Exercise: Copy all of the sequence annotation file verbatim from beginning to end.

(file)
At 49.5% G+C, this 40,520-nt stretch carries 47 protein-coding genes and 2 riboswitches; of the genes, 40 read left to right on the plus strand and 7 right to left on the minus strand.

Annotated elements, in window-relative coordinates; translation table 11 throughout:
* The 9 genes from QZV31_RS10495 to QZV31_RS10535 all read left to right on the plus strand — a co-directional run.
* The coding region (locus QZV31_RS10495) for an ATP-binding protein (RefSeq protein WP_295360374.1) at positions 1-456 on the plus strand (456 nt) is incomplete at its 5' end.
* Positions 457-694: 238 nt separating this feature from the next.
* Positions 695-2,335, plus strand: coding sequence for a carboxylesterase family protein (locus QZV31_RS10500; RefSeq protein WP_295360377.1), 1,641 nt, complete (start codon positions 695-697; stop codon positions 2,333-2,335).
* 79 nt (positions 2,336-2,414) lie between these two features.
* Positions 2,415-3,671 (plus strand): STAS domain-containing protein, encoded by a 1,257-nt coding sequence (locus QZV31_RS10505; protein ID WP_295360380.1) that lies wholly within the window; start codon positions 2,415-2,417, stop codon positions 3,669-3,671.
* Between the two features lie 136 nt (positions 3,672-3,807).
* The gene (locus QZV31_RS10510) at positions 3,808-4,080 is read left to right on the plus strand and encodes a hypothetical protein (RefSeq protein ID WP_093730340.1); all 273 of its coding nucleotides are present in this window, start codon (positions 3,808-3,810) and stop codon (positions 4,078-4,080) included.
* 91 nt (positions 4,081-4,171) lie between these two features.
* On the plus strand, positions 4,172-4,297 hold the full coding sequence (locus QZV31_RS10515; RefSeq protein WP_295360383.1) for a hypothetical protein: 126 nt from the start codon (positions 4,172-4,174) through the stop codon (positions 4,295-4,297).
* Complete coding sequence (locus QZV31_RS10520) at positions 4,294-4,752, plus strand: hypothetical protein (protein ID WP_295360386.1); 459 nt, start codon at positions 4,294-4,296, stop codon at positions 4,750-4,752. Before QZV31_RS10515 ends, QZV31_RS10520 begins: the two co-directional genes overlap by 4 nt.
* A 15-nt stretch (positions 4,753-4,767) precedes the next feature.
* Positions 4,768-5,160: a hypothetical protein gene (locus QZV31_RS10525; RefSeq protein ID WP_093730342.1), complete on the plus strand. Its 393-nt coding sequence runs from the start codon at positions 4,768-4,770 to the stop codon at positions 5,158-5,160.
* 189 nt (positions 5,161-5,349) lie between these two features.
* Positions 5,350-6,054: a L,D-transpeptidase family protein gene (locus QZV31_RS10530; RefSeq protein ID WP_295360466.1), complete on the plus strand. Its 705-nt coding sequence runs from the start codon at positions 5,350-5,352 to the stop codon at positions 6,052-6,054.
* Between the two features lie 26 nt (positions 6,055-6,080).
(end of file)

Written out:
At 49.5% G+C, this 40,520-nt stretch carries 47 protein-coding genes and 2 riboswitches; of the genes, 40 read left to right on the plus strand and 7 right to left on the minus strand.

Annotated elements, in window-relative coordinates; translation table 11 throughout:
* The 9 genes from QZV31_RS10495 to QZV31_RS10535 all read left to right on the plus strand — a co-directional run.
* The coding region (locus QZV31_RS10495) for an ATP-binding protein (RefSeq protein WP_295360374.1) at positions 1-456 on the plus strand (456 nt) is incomplete at its 5' end.
* Positions 457-694: 238 nt separating this feature from the next.
* Positions 695-2,335, plus strand: coding sequence for a carboxylesterase family protein (locus QZV31_RS10500; RefSeq protein WP_295360377.1), 1,641 nt, complete (start codon positions 695-697; stop codon positions 2,333-2,335).
* 79 nt (positions 2,336-2,414) lie between these two features.
* Positions 2,415-3,671 (plus strand): STAS domain-containing protein, encoded by a 1,257-nt coding sequence (locus QZV31_RS10505; protein ID WP_295360380.1) that lies wholly within the window; start codon positions 2,415-2,417, stop codon positions 3,669-3,671.
* Between the two features lie 136 nt (positions 3,672-3,807).
* The gene (locus QZV31_RS10510) at positions 3,808-4,080 is read left to right on the plus strand and encodes a hypothetical protein (RefSeq protein ID WP_093730340.1); all 273 of its coding nucleotides are present in this window, start codon (positions 3,808-3,810) and stop codon (positions 4,078-4,080) included.
* 91 nt (positions 4,081-4,171) lie between these two features.
* On the plus strand, positions 4,172-4,297 hold the full coding sequence (locus QZV31_RS10515; RefSeq protein WP_295360383.1) for a hypothetical protein: 126 nt from the start codon (positions 4,172-4,174) through the stop codon (positions 4,295-4,297).
* Complete coding sequence (locus QZV31_RS10520) at positions 4,294-4,752, plus strand: hypothetical protein (protein ID WP_295360386.1); 459 nt, start codon at positions 4,294-4,296, stop codon at positions 4,750-4,752. Before QZV31_RS10515 ends, QZV31_RS10520 begins: the two co-directional genes overlap by 4 nt.
* A 15-nt stretch (positions 4,753-4,767) precedes the next feature.
* Positions 4,768-5,160: a hypothetical protein gene (locus QZV31_RS10525; RefSeq protein ID WP_093730342.1), complete on the plus strand. Its 393-nt coding sequence runs from the start codon at positions 4,768-4,770 to the stop codon at positions 5,158-5,160.
* 189 nt (positions 5,161-5,349) lie between these two features.
* Positions 5,350-6,054: a L,D-transpeptidase family protein gene (locus QZV31_RS10530; RefSeq protein ID WP_295360466.1), complete on the plus strand. Its 705-nt coding sequence runs from the start codon at positions 5,350-5,352 to the stop codon at positions 6,052-6,054.
* Between the two features lie 26 nt (positions 6,055-6,080).